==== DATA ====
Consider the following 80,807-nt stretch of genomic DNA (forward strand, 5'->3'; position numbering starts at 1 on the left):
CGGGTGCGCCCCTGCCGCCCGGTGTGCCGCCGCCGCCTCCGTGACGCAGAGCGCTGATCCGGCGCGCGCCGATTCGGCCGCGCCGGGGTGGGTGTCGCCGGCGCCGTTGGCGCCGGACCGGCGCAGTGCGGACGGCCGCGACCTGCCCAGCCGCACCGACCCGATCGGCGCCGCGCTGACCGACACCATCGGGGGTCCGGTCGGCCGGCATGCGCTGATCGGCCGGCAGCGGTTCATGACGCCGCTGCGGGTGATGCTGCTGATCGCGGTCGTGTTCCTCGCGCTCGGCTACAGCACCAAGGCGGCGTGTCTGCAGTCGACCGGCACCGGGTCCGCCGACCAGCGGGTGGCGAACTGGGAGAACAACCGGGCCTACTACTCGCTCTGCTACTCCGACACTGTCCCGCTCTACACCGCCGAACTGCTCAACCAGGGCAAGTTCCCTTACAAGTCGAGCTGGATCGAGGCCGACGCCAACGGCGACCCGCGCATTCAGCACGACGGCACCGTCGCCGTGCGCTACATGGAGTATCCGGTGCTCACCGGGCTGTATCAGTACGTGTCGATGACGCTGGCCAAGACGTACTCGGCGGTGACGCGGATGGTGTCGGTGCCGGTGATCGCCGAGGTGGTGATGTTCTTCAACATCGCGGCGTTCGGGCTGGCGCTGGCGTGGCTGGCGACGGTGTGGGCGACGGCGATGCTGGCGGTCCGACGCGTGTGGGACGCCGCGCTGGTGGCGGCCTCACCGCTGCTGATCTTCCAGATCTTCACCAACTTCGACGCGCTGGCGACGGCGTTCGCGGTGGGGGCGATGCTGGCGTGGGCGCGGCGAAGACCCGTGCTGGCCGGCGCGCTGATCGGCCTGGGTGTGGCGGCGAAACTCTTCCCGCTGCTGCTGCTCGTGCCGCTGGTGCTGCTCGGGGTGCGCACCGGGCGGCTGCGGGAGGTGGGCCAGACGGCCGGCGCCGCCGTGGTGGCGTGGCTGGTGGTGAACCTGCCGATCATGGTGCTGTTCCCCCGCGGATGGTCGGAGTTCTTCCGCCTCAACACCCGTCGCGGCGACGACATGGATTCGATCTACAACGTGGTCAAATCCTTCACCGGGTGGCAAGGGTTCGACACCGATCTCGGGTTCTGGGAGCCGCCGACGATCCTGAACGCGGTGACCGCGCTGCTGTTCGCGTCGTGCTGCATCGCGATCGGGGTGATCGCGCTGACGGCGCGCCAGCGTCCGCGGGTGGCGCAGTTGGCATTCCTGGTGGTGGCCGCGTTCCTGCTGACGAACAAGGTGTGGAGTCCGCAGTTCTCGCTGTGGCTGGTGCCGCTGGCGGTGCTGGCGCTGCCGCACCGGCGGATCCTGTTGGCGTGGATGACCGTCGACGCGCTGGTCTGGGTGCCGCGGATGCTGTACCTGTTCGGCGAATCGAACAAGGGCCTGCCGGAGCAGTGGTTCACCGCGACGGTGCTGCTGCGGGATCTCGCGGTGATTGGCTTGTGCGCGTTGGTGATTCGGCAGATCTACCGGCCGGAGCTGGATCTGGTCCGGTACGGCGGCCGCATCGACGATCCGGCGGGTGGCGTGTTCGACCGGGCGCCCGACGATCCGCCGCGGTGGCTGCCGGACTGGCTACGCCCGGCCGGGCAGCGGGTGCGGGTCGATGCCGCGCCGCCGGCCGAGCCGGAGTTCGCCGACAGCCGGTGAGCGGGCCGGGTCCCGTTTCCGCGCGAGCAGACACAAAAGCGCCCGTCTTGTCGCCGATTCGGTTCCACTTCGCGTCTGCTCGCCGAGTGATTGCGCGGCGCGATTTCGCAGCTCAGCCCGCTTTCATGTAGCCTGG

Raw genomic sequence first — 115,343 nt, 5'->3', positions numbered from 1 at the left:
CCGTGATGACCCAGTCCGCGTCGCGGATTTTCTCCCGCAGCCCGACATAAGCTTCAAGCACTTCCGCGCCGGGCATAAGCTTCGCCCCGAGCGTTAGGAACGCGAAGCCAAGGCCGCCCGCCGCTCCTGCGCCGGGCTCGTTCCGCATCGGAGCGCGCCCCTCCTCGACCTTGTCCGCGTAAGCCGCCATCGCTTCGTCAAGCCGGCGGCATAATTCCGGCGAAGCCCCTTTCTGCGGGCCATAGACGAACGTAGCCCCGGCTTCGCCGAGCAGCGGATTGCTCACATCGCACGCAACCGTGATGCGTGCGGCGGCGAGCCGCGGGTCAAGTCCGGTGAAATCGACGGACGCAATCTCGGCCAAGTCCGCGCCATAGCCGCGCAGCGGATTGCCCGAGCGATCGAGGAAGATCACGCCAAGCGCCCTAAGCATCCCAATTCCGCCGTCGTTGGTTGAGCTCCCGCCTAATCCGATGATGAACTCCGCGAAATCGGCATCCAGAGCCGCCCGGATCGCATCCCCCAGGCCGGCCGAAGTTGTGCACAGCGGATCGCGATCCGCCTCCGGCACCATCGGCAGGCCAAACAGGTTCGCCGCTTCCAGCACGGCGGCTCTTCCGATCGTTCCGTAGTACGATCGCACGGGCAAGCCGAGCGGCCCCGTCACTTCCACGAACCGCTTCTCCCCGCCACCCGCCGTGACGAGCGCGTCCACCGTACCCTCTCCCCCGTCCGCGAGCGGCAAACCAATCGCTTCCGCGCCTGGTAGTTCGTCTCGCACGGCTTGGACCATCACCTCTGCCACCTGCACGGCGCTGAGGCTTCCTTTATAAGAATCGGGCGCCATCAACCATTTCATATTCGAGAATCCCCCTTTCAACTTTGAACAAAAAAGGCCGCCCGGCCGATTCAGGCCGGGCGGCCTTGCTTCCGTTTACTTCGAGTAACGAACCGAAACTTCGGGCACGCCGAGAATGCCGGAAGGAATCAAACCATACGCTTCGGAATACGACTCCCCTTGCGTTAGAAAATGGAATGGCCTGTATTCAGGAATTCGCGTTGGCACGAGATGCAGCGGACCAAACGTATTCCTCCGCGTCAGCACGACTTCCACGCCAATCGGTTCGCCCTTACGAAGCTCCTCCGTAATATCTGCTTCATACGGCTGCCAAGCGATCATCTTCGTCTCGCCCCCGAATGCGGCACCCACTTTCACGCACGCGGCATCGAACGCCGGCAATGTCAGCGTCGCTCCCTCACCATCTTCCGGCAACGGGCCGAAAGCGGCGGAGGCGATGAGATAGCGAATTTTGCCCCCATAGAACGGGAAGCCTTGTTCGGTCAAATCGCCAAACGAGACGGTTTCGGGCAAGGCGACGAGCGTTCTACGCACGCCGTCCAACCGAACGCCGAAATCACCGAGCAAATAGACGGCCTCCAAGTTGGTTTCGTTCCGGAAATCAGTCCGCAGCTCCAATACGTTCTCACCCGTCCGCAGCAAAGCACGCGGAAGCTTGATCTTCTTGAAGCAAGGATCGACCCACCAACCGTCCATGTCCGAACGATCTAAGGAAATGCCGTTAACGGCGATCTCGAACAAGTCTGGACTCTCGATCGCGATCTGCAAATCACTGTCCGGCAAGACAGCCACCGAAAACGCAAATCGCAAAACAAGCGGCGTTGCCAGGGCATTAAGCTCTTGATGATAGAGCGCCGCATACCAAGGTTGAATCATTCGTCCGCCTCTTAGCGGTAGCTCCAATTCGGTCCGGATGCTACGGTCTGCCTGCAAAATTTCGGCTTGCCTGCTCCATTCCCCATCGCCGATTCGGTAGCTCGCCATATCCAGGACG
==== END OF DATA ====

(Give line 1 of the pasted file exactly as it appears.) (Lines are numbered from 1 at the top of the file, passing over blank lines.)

Consider the following 80,807-nt stretch of genomic DNA (forward strand, 5'->3'; position numbering starts at 1 on the left):